Food Network Faux Pas

In the wake of certain celebrity chef catching a lot of flack for her deep-fried, butter-drenched meals, we decided to turn our critical eye to the mecca of television cooking: The Food Network.

Don’t get us wrong – there’s a lot of good stuff on The Food Network. As entertainment, it’s great. As a guide for how to eat balanced meals, however… not so much.

We’ll start with Paula Deen, since she’s been in the public eye recently. Unlike most of her critics, though, we’re not bashing her use of crisco. There’s room for rich comfort foods in a diet, as long as you do it right. The “Death Burger” aside (cheeseburger between two Krispy Kreme donuts… lord have mercy!), not all of her meals are terrible for you. What’s missing from Paula’s dishes are two key themes from 80Bites: quantity and balance. For example, take a look at a shrimp and oyster po’ boy she served up on her show:

Now, the po’ boy itself isn’t the target. Sure, it may be deep fried and a bit rich, but that’s fine once in a while. However, the portion is huge. A sandwich that size could easily feed two people. And with no sides – a crunchy salad, grilled veggies or soup, for example – the meal is unbalanced. In fact, it’s not really a meal – it’s just a big sandwich.

And if any of y’all are wondering how NOT to take a bite, see below (sorry, Paula, we had to do it!):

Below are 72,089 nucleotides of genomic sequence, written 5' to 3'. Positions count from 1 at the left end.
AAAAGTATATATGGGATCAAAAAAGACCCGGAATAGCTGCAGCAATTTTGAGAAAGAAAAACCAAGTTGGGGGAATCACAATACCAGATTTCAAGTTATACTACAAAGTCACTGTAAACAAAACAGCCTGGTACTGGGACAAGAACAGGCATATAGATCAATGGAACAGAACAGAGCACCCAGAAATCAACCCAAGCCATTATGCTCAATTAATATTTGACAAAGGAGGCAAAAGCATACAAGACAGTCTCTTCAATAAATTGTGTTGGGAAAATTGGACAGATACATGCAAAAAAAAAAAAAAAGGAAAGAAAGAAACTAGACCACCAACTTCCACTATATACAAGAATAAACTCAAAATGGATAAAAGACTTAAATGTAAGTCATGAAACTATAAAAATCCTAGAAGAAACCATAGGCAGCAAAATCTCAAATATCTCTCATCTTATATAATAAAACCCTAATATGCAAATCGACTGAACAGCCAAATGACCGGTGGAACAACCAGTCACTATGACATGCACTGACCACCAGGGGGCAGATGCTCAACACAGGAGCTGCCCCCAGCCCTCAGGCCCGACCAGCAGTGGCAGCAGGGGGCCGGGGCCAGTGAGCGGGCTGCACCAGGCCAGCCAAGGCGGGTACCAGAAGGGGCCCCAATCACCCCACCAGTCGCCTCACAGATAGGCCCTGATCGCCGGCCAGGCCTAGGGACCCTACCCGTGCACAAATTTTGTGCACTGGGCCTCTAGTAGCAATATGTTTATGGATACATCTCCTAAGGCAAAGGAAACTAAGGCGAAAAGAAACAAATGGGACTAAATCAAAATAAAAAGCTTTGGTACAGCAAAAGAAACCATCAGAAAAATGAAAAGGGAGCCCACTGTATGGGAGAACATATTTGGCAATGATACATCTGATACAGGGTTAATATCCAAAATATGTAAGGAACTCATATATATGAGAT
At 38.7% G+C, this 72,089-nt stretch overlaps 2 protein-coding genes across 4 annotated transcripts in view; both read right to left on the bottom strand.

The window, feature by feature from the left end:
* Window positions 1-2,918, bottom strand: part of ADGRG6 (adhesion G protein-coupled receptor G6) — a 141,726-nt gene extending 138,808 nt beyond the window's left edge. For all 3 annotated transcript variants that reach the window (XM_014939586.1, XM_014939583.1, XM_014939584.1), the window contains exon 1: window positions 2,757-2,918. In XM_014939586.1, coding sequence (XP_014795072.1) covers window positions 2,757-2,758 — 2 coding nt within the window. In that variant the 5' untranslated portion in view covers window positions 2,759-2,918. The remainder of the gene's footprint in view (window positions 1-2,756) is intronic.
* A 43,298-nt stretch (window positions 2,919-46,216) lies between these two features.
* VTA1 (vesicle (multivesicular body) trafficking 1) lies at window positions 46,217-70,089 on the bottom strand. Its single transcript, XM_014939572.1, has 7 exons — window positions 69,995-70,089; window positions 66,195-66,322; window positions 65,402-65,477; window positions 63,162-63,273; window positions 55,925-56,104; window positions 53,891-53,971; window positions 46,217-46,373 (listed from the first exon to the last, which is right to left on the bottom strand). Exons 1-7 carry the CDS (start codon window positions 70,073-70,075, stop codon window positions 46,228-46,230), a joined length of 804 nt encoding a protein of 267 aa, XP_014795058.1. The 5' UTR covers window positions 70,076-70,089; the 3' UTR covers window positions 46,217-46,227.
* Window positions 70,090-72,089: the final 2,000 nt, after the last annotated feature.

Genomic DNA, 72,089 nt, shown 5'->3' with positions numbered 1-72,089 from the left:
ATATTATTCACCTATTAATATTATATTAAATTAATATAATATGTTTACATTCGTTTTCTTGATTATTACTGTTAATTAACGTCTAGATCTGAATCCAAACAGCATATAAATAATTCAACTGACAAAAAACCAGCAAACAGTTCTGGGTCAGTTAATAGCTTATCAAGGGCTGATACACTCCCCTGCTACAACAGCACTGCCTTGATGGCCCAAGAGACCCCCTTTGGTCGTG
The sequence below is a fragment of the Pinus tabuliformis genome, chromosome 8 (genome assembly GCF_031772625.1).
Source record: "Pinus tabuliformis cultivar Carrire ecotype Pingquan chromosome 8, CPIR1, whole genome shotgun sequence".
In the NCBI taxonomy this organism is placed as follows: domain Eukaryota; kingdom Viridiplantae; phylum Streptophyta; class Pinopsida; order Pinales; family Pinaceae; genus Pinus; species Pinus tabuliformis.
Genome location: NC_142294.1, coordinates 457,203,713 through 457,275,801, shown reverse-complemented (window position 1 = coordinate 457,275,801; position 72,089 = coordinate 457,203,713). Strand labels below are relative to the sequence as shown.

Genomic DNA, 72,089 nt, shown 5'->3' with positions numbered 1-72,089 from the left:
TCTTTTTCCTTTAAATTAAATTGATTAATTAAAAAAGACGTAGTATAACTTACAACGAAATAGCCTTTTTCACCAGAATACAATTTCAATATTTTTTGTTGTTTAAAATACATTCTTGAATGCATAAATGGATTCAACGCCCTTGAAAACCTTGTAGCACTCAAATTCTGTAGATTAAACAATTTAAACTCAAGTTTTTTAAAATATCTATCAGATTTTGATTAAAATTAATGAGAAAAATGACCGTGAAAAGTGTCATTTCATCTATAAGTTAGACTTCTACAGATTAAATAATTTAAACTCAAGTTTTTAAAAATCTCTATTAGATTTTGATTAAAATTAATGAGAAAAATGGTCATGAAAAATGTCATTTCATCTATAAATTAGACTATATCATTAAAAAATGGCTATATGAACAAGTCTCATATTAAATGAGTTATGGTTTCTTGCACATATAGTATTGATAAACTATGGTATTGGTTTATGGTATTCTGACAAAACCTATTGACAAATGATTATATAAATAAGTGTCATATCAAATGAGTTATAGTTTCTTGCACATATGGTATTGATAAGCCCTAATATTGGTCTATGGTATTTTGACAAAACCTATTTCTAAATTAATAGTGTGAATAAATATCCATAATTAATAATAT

Our next target is Rachael Ray, known for her quick, practical recipes. Check out her pasta carbonara with corn and cherry peppers, featured on Everyday with Rachael Ray:

Again, the pasta itself is not the issue. But we have another huge portion – that mountain of pasta is way too much for one person. And like Paula, she fails to include sides that compliment the main course and add more texture and flavor to excite your palate (helping you feel fuller, faster). Again, it’s all about quantity and balance.

And then of course there are shows like Diners, Drive-Ins and Dives, which frequently showcase establishments with dishes like this on the menu:

Now, that is probably a tasty dessert, but let’s get real – what makes this a TV-worthy dish is the sheer size. And celebrating food simply because it is HUGE is definitely not sending the right message.

We’ll end on a positive note with one Food Network chef who hits the nail right on the head. Here’s Ina Garten (The Barefoot Contessa)’s manages lamb kabobs with cous cous and tomatoes:

With one perfectly arranged plate, Ina manages quantity AND balance. Not to mention our mouths are watering. Let’s see more meals like this, Food Network!